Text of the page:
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ODOT's I-205 widening and seismic improvement project would cost an estimated $450 million

PMG FILE PHOTO - While passing HB 3209 doesn't guarantee funding for the I-205 project, it will improve that chance. However, with the legislative session ending June 30, proponents are running out of time.Local representatives, from municipal governments up to the United States Congress, have thrown support behind the I-205 widening and seismic improvement project. Despite this universal support, the project has yet to find funding.

The project would include seismically retrofitting the Abernathy Bridge, which experts expect to collapse in the event of an earthquake and a roundabout at the I-205 Highway 43 interchange. In addition, the construction of auxiliary lanes in both directions of I-205 from Stafford Road to Highway 213, along with sound walls which were recently approved by voters in West Linn — all to address long and unpredictable congestion on this stretch of the highway and safety concerns.

State legislators including Rep. Rachel Prusak, D-West Linn, and Sen. Rob Wagner, D-West Linn, sponsored Oregon House Bill 3209 to make sure conversations around funding this project don't die. The legislators don't want to see a repeat of the 2017 legislative session when funding was allocated in House Bill 2017 but removed at the last minute before the bill was approved.

To show their support for the HB3209, West Linn Mayor Russ Axelrod, Clackamas County Commissioner Paul Savas and others attended an Oregon Transportation Commission meeting May 15 to give public testimony in defense of the bill.

"West Linn, and others, has been working closely with ODOT and other stakeholders on efficiency and improvement projects to address the dire condition," Axelrod said. "The I-205 project is also designed to integrate with other improvement projects already in progress for Highway 43 and surrounding roadways. The improvements are especially critical to tourism and other economic development plans already underway on the historic Willamette district on both sides of the river."

Fifty-three million dollars have already been spent on the I-205 project. ODOT spent the money on studies and project designs.

At the Transportation Commission Meeting, Prusak emphasized how costly it is to put the project off.

"Every year in delay will drive the price up by at least $15 million or more," she said.."

She also noted how important improving traffic on I-205 is for the local and state economy. These sentiments were repeated by Savas, Wilsonville Mayor Tim Knapp and State Rep. Christine Drazan, R-Canby, another of HB 3209's sponsors.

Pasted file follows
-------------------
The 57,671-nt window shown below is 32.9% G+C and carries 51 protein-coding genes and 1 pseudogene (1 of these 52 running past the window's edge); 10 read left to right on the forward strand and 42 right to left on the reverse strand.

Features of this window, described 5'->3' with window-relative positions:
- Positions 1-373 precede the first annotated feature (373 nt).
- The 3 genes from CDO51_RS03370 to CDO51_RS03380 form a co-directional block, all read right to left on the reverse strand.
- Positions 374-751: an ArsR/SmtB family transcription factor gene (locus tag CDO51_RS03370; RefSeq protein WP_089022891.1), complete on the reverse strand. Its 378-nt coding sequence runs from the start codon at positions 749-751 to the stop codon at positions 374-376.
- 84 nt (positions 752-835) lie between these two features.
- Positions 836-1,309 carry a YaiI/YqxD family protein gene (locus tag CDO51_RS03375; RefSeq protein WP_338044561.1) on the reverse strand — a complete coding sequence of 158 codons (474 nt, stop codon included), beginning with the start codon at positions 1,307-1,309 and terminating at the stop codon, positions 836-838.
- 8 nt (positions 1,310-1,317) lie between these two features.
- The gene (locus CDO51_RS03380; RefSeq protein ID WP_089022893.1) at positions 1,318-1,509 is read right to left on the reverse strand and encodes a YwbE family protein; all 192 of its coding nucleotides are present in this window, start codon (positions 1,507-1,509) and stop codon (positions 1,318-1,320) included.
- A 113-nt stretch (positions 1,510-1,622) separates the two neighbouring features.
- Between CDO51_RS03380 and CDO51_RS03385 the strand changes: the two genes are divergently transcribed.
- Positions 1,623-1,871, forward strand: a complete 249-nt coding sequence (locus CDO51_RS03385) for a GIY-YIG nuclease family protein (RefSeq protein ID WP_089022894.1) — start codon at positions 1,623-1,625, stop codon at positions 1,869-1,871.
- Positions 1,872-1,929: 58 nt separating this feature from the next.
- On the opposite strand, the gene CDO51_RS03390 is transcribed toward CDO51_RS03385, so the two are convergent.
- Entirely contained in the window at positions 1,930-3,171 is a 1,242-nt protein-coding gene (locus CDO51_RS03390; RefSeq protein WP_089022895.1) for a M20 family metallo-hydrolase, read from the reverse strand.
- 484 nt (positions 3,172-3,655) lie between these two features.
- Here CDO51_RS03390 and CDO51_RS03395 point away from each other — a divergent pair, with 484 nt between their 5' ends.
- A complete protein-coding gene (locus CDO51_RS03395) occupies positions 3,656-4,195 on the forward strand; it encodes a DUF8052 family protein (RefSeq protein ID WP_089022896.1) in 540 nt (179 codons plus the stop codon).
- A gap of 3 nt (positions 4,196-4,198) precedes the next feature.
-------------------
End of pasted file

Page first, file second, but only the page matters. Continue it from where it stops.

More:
"I know how important a free-flowing I-205 is for farmers in my district to get their goods to market in a timely fashion," Drazen said. "Time is money and the longer these trucks sit in traffic, the harder it is for these farmers to compete in the local market."

Proponents hope to attract federal funding for the project, which is expected to cost $450 million.

"At this moment, ODOT has an application sitting before the U.S. Department of Transportation seeking $156 million to help pay for this project," Drazen said. "Our congressional delegation and region fully supports it but in order to give ODOT the best chance of success at securing those dollars and bringing them home, we urge you to demonstrate Oregon's commitment, the state's commitment to this project by providing additional funding in this legislative session."

HB 3209 doesn't provide specifics on how to fund the project.

"(The bill is) asking the Transportation Committee to look at possible options," Prusak told the Tidings. "We aren't telling them where to get it."

The bill's sponsors proposed some ideas, namely taking some of the funds allocated for ODOT's Rose Quarter project in HB2017.

While passing HB 3209 doesn't guarantee funding for the I-205 project, it will improve that chance. However, with the legislative session ending June 30, proponents are running out of time.

"Rose Quarter isn't shovel-ready. We are shovel-ready," Prusak said. "Can we not just get some money from (the) general fund but also get some of the money that was in that project, but without taking so much money from them that they can't do their project?"

Bills not passed by the end of the session automatically die.

"We would love for something to happen this session," Prusak said. "The fact that we have the support of all the mayors, the counties, Clackamas, Multnomah and Washington, and everybody showed up for this hearing was a good sign that we were letting the committee know how important this investment is."

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